What is vasovagal syncope?
According to my OB, Amy Stoddard, vasovagal syncope is not very common during pregnancy but is still considered a normal symptom. It is something that is easily managed and the phase should pass unless you have experienced episodes before pregnancy. Episodes can occur when you need to use the restroom, cough, or experience stress. Your vasovagal nerve becomes stimulated, causing your blood pressure to drop and you to feel faint.
The Pregnancy Corner website states:
Vasovagal syncope: A common cause of fainting episodes, vasovagal syncope is caused by a chemical imbalance. The vagus nerve is a cranial nerve that runs from the brain to the abdomen. Stimulating the vagus nerve releases a chemical that slows the heartbeat and dilates the blood vessels. When this happens the brain does not receive enough blood, and this can cause a pregnant woman to faint. Vasovagal syncope can be brought on by pain, stress, straining during urination or bowel movement, , dehydration or anemia. Symptoms of vasovagal syncope include nausea; feeling warm or lightheaded; sweating; become pale; and hyperventilating. This condition is more common in pregnant women. Sitting down and putting the head between the knees can help prevent fainting when the symptoms of vasovagal syncope begin. (Lee, 2015).
How to take care of yourself during an episode
Soon after I reached the halfway point in my pregnancy, I began to experience vasovagal episodes. Thinking about it, this makes sense because your blood pressure is lowest during mid-pregnancy due to the increase in blood volume in your body. Therefore, episodes are more likely. For me, they usually occurred within an hour or so of eating breakfast (maybe 2-3 hours after waking up). I would suddenly get hot and sweaty, very uncomfortable in my chest and abdomen area, lightheaded, and have tunnel vision. The frequency of my episodes peaked around the 5th month of pregnancy. I had about 3 per week.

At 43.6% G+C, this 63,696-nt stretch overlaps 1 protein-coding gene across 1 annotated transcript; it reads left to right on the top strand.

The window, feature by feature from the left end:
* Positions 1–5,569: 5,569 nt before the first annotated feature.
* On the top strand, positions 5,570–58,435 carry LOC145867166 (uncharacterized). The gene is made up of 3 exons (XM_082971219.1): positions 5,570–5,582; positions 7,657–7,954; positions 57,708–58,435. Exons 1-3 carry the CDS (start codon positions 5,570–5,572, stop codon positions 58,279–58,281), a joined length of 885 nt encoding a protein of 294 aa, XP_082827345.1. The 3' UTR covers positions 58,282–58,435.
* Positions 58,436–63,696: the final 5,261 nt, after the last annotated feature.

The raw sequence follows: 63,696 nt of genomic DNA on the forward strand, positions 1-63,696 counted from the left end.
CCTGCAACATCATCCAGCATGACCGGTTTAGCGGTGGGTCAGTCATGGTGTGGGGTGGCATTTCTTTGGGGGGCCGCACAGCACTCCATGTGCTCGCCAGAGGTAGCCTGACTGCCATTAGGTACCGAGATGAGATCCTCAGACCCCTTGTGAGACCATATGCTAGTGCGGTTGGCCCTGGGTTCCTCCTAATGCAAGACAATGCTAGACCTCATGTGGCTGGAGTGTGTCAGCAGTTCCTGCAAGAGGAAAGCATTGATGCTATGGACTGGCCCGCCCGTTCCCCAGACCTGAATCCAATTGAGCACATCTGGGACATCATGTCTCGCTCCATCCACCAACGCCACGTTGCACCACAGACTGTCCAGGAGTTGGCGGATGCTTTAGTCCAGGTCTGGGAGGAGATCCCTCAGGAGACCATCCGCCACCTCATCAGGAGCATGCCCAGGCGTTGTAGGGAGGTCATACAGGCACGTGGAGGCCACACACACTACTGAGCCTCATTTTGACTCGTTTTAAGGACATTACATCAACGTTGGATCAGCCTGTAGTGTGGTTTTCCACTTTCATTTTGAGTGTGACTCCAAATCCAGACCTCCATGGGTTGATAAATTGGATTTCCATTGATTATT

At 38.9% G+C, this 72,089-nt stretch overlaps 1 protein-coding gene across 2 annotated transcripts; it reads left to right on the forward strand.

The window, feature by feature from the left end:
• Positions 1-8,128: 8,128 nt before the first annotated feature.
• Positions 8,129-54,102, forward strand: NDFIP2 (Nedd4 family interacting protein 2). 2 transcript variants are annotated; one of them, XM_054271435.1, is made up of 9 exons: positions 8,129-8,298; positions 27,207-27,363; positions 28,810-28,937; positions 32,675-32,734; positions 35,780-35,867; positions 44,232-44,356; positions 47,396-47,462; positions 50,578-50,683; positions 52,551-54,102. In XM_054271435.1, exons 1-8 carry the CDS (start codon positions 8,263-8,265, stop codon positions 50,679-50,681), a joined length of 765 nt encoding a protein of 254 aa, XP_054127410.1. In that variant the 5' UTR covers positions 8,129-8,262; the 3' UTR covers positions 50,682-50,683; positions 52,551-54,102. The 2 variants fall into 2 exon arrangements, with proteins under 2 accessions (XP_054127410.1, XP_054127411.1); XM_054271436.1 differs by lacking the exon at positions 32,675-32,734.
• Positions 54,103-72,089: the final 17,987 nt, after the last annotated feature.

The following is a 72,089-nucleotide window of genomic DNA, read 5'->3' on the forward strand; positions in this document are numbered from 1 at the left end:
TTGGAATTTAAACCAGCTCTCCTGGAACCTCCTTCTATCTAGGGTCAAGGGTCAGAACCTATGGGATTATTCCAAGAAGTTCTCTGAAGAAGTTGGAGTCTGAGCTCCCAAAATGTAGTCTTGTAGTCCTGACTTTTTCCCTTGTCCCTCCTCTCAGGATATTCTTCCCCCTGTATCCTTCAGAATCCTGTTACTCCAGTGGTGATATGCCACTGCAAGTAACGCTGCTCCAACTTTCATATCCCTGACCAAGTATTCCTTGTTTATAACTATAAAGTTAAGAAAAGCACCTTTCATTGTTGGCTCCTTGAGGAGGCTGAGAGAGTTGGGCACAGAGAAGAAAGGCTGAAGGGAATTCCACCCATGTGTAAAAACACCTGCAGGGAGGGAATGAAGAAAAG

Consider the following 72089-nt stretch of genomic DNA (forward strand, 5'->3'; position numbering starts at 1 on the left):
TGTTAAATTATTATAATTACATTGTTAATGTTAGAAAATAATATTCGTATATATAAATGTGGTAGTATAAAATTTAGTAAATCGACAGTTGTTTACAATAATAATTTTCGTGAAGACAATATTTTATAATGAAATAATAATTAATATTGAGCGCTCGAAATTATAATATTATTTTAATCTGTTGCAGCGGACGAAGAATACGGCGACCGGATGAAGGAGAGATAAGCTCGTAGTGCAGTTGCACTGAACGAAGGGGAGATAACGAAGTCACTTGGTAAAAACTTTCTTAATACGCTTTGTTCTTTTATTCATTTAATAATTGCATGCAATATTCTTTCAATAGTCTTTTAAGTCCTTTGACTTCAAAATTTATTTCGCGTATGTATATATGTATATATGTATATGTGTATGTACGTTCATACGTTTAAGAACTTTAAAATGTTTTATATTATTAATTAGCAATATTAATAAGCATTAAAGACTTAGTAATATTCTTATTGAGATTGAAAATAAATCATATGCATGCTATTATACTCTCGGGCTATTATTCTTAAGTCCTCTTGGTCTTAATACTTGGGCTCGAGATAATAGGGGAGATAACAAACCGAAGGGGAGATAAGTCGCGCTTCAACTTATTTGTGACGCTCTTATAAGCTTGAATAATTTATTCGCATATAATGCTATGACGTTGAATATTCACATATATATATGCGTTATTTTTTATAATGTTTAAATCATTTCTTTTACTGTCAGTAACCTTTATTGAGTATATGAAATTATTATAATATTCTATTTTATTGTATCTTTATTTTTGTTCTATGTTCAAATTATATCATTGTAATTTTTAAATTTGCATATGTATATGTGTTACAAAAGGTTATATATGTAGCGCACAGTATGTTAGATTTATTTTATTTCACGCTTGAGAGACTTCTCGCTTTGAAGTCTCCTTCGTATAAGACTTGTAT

The most important thing you can do is listen to your body, especially during pregnancy. As soon as you begin to feel faint, hot, tired, etc. do something that will make you feel better, and do it immediately. Now is not the time to push yourself or to keep up with other people. During my episodes, all I could think about was lying down, so that’s what I did. I had to take care of myself in that moment before I could ask my doctor about it or try to find an explanation elsewhere. Lying down on your left side is the best position to maximize blood flow to your brain and to your baby, the same position you should try to sleep in as pregnancy progresses! You want to try to prevent falling down and potentially injuring yourself or your baby. If you can’t lie down, sit with your head between your knees or ask for help.
Next, there is a good chance that after a few episodes, you will get nervous and want to ask your doctor. Do it. That’s what they are there for. It can be very helpful to think about your episodes and see if you can identify a pattern. Are you always doing the same activity when the episodes begin? Is it a particular time of day? For me, my episodes happened around the same time of day, particularly when I was about to have a bowel movement. (TMI? Maybe. But if you’re pregnant or know a pregnant person, then things such as passing gas, belching, stretch marks, and bad body odor become commonplace. You’re growing another person, so cut yourself some slack!) Anyway, although my OB couldn’t give me medicine or an exact date when my episodes would pass, her reassurance that everything was ok made me feel loads better. I wasn’t crazy, I just needed to identify my trigger and be prepared to lie down at the onset of an episode.